Natural or not, I expect better than ridicule from a group of people who profess to follow Christ. Christ taught that we should turn the other cheek, walk twice as far with our enemies as they force us to do. Scriptures teach us that soft answers turn away wrath. It is a delicate balance, speaking boldly with charity, but it is the only way to soften hearts—theirs AND yours.

I don't think there is any other path to Christian unity. Only through sacrifice of ego, putting it on a back seat to charity and compassion, can the way be opened for the Spirit to manifest truth. Truth without Spiritual witness is useless. Charity is a choice. It is charity that we must possess when we approach our Lord more than any other Christian value. It is charity that can ultimately save all who will invite it into their hearts.


  1. Thank you for not only taking the time to engage with those who commented on my post at WBMW, but also for sharing your thoughtful concerns here.

    I will respond on WBMW because I, too, feel that this is an important principle of discipleship to discuss -- and sincerely have a desire to encourage such, among those whom I have some influence.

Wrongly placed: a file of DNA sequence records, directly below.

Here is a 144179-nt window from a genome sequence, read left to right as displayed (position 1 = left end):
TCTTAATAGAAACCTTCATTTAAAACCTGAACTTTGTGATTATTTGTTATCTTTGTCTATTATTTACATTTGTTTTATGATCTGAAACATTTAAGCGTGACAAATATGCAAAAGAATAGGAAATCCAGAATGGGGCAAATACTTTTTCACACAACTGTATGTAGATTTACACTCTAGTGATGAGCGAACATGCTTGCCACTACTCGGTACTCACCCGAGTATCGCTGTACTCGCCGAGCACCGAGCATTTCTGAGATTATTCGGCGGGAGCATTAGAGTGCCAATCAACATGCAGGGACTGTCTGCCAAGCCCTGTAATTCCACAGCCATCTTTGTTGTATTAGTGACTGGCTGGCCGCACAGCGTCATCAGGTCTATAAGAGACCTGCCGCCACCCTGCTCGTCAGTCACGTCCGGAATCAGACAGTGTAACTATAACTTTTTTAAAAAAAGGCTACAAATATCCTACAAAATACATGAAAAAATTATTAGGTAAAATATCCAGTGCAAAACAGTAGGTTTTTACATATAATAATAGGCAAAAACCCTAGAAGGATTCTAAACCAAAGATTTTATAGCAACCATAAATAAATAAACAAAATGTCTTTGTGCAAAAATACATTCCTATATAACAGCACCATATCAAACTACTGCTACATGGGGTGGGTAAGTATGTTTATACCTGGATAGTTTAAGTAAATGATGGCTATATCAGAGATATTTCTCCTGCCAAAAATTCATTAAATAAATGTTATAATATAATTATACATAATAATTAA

2. Thank you, Kathryn. I'm well aware of the difficulty in criticizing behavior I find damaging while still maintaining charity. If you voice a concern about the way someone is behaving, it will always hurt their feelings. It is easy for them to feel you are being uncharitable. (Which is why I didn't state it there, where it would be a specific, personal, and direct criticism rather than criticism of a general trend.) Yet, this is an important thing for us, as Christians, to address.

    We MUST speak charitably, but we must also speak the truth with boldness. We can't allow cries of unkindness make us hold our tongue. But we can analyze our own reactions, determine whether we are speaking out of genuine love and concern, or out of a desire to justify ourselves.

    Really, the difference isn't in how others ultimately feel. No one can control the emotions of others. But we can make an effort to see their side, to mourn with them if they are mourning, and we can make our best effort to respond with love or not at all.